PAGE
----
It would appear apparent from the inquiry’s interim report and Murray’s subsequent public musings that the panel hasn’t been convinced that the majors hold sufficient capital, even with the additional one per cent capital surcharge they will face in 2016 because of their domestic systemically important (too big to fail) status.
It also appears that the panel is interested in the concept of 'bail-in' capital. The general concern about the majors’ exposures to residential mortgages against the backdrop of a 'hot' property market could see an elevated floor introduced for their mortgage risk-weightings.
Any and all of those potential changes to the frameworks within which the banks operate would obviously have implications for their earnings and their returns on capital.
As they stand today, the major banks have a combined equity base of about $190 billion, combined cash earnings of just over $30bn and an average annual return on equity of about 16 per cent.
By itself (and assuming they did nothing to offset it), the 1 per cent capital surcharge would probably shave only high single-digit points off their returns. If the Murray committee were to recommend increasing the surcharge – say, to 2 per cent -- the impact would obviously be more material.
It isn’t a question of their ability to raise more capital. The amounts involved are almost inconsequential in the context of their earnings and their ability to generate and retain capital. Rather, it's about the impact of increased capital requirements on their returns and ultimately their share prices and cost of equity.
While in theory the sharemarket impact of lower returns on equity ought to be offset by the lower risk profile created by holding the extra capital, in practice that hasn’t necessarily been the case.
If the committee plays around with the floor under the majors’ mortgage risk-weightings, both to reduce the risk in their balance sheets and to level the playing field with their smaller competitors (who currently have significantly higher risk-weightings on mortgages), that would also effectively require more capital.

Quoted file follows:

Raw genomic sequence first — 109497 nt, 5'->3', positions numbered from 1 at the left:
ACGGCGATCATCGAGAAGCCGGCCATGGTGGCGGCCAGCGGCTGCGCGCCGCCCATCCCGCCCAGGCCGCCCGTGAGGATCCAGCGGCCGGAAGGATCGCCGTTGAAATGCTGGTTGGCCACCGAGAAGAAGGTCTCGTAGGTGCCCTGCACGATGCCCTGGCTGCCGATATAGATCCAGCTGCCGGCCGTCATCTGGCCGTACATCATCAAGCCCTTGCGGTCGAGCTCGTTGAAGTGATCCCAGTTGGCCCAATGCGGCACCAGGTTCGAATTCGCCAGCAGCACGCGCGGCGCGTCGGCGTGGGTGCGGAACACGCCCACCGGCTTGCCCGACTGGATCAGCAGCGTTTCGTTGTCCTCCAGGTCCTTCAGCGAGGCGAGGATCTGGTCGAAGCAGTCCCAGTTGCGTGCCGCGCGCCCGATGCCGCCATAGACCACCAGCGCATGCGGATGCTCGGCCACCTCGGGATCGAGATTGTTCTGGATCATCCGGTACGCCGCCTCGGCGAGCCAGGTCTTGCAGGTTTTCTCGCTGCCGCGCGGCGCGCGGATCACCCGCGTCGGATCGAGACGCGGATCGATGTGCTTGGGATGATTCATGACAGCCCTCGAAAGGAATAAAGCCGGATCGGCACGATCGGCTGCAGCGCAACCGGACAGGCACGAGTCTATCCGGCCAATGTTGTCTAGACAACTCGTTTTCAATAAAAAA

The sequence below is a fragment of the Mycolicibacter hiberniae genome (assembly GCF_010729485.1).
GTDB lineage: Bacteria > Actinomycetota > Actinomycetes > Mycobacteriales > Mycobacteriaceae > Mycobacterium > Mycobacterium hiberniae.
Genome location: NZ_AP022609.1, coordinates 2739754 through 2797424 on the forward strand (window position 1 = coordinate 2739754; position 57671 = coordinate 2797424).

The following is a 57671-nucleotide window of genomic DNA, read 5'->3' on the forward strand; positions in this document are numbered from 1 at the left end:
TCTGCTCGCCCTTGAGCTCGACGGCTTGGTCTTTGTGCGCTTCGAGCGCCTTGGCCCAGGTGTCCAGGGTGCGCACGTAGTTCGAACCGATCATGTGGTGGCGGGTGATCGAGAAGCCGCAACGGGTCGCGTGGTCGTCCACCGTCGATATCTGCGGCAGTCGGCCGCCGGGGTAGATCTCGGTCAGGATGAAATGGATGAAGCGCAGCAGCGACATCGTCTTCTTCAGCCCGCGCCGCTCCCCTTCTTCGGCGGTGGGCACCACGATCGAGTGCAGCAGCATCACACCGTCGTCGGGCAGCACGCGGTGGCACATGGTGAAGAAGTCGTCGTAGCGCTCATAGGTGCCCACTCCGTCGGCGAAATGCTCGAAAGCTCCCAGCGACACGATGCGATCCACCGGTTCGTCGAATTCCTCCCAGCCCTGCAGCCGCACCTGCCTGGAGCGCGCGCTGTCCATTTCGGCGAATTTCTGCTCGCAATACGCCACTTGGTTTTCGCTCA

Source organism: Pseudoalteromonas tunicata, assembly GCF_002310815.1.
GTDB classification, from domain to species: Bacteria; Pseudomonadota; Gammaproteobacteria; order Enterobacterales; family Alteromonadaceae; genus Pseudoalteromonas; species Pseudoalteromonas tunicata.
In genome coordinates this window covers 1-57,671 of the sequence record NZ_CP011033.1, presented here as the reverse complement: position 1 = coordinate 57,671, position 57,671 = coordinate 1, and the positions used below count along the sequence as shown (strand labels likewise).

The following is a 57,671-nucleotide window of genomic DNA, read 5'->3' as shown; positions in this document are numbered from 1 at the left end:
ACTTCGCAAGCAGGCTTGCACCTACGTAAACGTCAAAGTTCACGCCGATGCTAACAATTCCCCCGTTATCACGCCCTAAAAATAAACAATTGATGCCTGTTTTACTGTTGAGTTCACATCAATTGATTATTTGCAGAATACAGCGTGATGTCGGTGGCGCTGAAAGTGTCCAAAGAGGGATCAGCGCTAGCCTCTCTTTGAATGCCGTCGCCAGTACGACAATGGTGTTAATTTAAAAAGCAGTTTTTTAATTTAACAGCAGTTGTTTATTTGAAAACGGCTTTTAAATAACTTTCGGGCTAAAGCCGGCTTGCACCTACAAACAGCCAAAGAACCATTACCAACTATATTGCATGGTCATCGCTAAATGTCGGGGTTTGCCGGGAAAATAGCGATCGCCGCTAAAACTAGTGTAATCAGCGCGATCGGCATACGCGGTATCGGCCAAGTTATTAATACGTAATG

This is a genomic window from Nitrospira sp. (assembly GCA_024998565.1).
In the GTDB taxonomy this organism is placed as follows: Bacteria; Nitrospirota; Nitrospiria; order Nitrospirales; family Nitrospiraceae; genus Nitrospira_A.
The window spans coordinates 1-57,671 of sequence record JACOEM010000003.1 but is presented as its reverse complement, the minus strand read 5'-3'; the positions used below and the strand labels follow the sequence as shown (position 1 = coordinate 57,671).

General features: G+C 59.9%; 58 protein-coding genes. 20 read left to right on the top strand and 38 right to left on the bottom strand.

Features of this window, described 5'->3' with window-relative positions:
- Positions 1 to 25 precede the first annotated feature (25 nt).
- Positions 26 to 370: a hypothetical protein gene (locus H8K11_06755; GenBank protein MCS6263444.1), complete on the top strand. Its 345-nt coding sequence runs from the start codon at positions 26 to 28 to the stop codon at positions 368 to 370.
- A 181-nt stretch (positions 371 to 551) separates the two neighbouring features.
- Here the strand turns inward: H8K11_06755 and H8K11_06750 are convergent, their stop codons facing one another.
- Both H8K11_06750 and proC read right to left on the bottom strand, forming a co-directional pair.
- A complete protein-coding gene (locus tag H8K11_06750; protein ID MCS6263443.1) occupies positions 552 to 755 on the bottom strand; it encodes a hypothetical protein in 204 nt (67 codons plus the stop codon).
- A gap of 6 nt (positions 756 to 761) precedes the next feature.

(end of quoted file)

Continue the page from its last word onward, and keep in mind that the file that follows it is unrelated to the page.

There have been a wide range of estimates about the amounts of new capital the majors might have to raise if they were hit with the double-whammy of higher capital surcharges and higher risk-weightings.
The latest from Goldman Sachs says that the combination of an extra 1 per cent capital surcharge and a 20 per cent mortgage risk-weighting floor would require and extra $16bn of capital. A 1 per cent surcharge and a 25 per cent risk-weighting floor would see them holding an extra $25bn of capital.
That would imply a reduction in their returns on capital of just over one percentage point to nearly two percentage points.
Then, of course, there’s the issue of 'bail-in' or first-loss capital that both the global and domestic prudential regulators are considering.
There are some questions about how effective that kind of capital might be in a crisis, and the potential for unintended consequences if there were a crisis within a major bank. If it were introduced, a requirement to hold bail-in capital would obviously come at an additional cost to reflect the risk to the lenders.
Thus the banks would be holding more capital, potential quite a lot more, but paying more for their funding. All other things being equal, their earnings and returns on capital would fall relative to a no-change scenario.
The banks would, of course, try to offset the impacts by passing through as much of the increased costs of equity and debt to their customers. Given their dominance of the system post-crisis and the ability to finesse lending rates and deposit rates and their near-complete dominance of lending to small and medium-sized enterprises, one would assume they would be reasonably successful.
Tougher prudential requirements for the majors would, of course, improve the competitiveness of smaller banks and non-banks. But one wonders whether they have a significant enough presence to discipline the majors.
In any event, more intense competition wouldn’t produce a lowering of today’s costs of intermediation but would instead result, at best, in a reduction in the size of the pass-through of increase in those costs to the majors. Intermediation costs would still rise.
There’s a delicate balance between dialing down the risk in the system by a few degrees by imposing extra capital requirements on the majors, which would still be highly-leveraged institutions, and the extra costs of intermediation that would inevitably flow through in part to the wider economy. The inquiry appears inclined to err on the side of caution.